5. Abundance arrives in infinite forms, but it’s up to us to assign value. Over and over we learn that it’s only our people, relationships, and some wide-open spaces that create The Good Life. Jonathan Fields sums this up beautifully in his Good Life Creed: “Presence, not presents.”

***

Kristoffer Carter (“kc”) blogs regularly at This Epic Life where he inspires others to integrate their “sacred life ingredients.” You can also find him on Twitter.

Joshua Becker

About Joshua Becker

Writer. Inspiring others to live more by owning less.
Bestselling author of Simplify & Clutterfree with Kids.

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Comments

  1. says

    KC – thanks for the great read this am and for introducing me to becomingminimalist.com. Really appreciate your journey and your willingness to share it with those of us who are on our own path. Keep up the clarity!

    • says

      Hey Mark! Thought I recognized that beaming, debonair smile. :) Awesome, glad I could hip you to Joshua’s (amazing) site. Yesterday was a big day, being able to contribute something to a community I respect so much. Interesting how all these things are interconnected… that we want the sun and moon, but a lot of the complexity that comes with achieving grand desires leaves us exhausted, or worse, unfulfilled. Gotta keep it stealth, and s-i-m-p-l-e. See you around, bro. -kc

  2. Shauna says

    KC and Mark…glad to see some finance guys here. My husband is a bank wholesaler and we have 6 children. We are a year into our minimalist journey and are very much enjoying being able to breath deeply and separate our home life into a peaceful refuge from the craziness of his work. I was intrigued that financial/math types could apply this to work as well. I hope my husband learns to round that corner for his focus sake! Kc your article was so encouraging to me. I will share it with my husband. Mark, I initially thought YOU wrote this… so I looked you up and came across your Tedx talk. This mornings coffee time turned out to be a really great start to my day! Thanks to you both.

    • says

      Hey Shauna, thanks for the note and I’m glad you found the article encouraging. WOW. 6 children! More power to you, that’s amazing. Coming from a monster Brady Bunch fan growing up. Whenever our 3 overwhelm me I think about Stephen Covey (7 Habits) who had NINE kids.

      I think you nailed it with turning your home life into a refuge. That’s really what it needs to be when you think about it. Too often it becomes yet another job: moving junk around, maintaining and fixing more stuff that always seems to be breaking.

      My journey into simplicity was really about recognizing that life is fairly complex in, and of itself. (Especially the more family humans you add to the mix :). We need to be relentless with creating space to take on more and more.

      Taking on less is cool, too. Much love,

      kc

    • says

      Shauna – thanks for the shout out on my TED video! :) Glad you enjoyed it!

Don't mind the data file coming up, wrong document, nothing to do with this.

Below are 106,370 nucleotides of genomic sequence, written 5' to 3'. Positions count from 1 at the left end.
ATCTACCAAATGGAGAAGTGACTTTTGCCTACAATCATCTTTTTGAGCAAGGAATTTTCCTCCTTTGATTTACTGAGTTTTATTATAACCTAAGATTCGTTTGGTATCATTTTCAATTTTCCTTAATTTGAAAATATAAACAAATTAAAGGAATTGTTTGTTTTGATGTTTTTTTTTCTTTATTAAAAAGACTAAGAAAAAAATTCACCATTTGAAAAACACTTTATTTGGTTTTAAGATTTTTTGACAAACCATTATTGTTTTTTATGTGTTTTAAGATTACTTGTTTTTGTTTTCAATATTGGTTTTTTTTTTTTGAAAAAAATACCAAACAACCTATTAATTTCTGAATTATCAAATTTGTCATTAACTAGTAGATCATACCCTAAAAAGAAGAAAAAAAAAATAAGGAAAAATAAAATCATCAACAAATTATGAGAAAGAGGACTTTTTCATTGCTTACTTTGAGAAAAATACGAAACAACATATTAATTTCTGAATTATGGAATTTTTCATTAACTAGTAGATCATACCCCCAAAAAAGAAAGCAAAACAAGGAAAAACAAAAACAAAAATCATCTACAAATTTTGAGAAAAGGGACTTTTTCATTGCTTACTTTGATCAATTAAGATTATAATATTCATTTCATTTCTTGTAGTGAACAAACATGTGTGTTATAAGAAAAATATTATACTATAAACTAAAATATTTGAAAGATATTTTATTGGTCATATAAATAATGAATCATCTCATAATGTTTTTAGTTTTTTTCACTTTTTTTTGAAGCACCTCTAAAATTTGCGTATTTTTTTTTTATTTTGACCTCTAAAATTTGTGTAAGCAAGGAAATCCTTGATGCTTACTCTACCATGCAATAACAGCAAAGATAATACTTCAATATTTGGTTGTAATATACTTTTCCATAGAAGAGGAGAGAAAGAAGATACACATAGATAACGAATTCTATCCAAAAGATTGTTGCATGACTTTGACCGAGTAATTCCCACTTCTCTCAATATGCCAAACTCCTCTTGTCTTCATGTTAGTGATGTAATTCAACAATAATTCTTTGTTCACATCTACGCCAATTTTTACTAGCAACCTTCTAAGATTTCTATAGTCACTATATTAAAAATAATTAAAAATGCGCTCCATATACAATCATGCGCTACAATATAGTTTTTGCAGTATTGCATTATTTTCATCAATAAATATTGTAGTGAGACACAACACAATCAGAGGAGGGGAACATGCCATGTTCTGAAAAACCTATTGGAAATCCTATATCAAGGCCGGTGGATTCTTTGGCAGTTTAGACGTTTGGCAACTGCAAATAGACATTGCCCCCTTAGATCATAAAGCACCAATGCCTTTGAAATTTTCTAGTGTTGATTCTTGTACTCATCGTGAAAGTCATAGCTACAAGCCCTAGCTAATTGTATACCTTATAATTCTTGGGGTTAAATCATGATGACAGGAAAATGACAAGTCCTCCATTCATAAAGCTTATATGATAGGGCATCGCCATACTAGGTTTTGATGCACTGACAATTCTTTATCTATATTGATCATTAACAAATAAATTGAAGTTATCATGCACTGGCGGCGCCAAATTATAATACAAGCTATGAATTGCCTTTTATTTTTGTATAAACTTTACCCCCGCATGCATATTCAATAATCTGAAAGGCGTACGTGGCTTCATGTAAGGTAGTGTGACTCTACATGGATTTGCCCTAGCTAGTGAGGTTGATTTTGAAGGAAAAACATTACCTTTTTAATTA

Being in finance and yet not money/stuff motivated is an interesting situation. I’m a former English major turned consultant so it’s a bit easier feeling like I was an interloper the whole time! :) We all need things to run toward and things to run away from, usually the latter starts the journey and the other brings it home.

      Best wishes on your journey! – z

      • Mari Burton says

        Just watched your TED video really connected with what you said. Thanks for sharing your thoughts, so glad you said yes to doing it.
        Love Mari.

  3. says

    You are a constant source of inspiration. I have the 29 yrs of sobriety to bolster me, but oh my… I am dedicated to being creative as a textile artist, and I ache for minimalism. Not sure yet how to shake that down into a manageable level. lol

    • says

      Hey Crystal, thanks for the comment. I can only assume you meant our friend Joshua being a constant source of inspirado… which of course I completely AGREE. Minimalism and simplicity can jive with any and all careers, if you’re determined. By day I oversee education & development for 80 or so digital media salespeople. That’s a complex gig, with lots of insanity (constant change, different attitudes, media complexity). However the crazier it gets the more determined I get about creating space for myself to create the life I envision. Much love, and thanks for reading. -kc

  4. says

    Thank you for this excellent article. I particularly like the “study, reflect, application” as I recognise that is what I am doing. I have also decided on sobriety and It’s amazing how much better I feel during events, not just the after affects that are avoided. Thanks again, Steven

    • says

      Hey Steven, love that you picked up on that line “study, reflect, application”. The application piece is SO key, which usually means its the one step that’s most commonly avoided. It’s hard work. Sobriety, minimalism, meditation/mindfulness.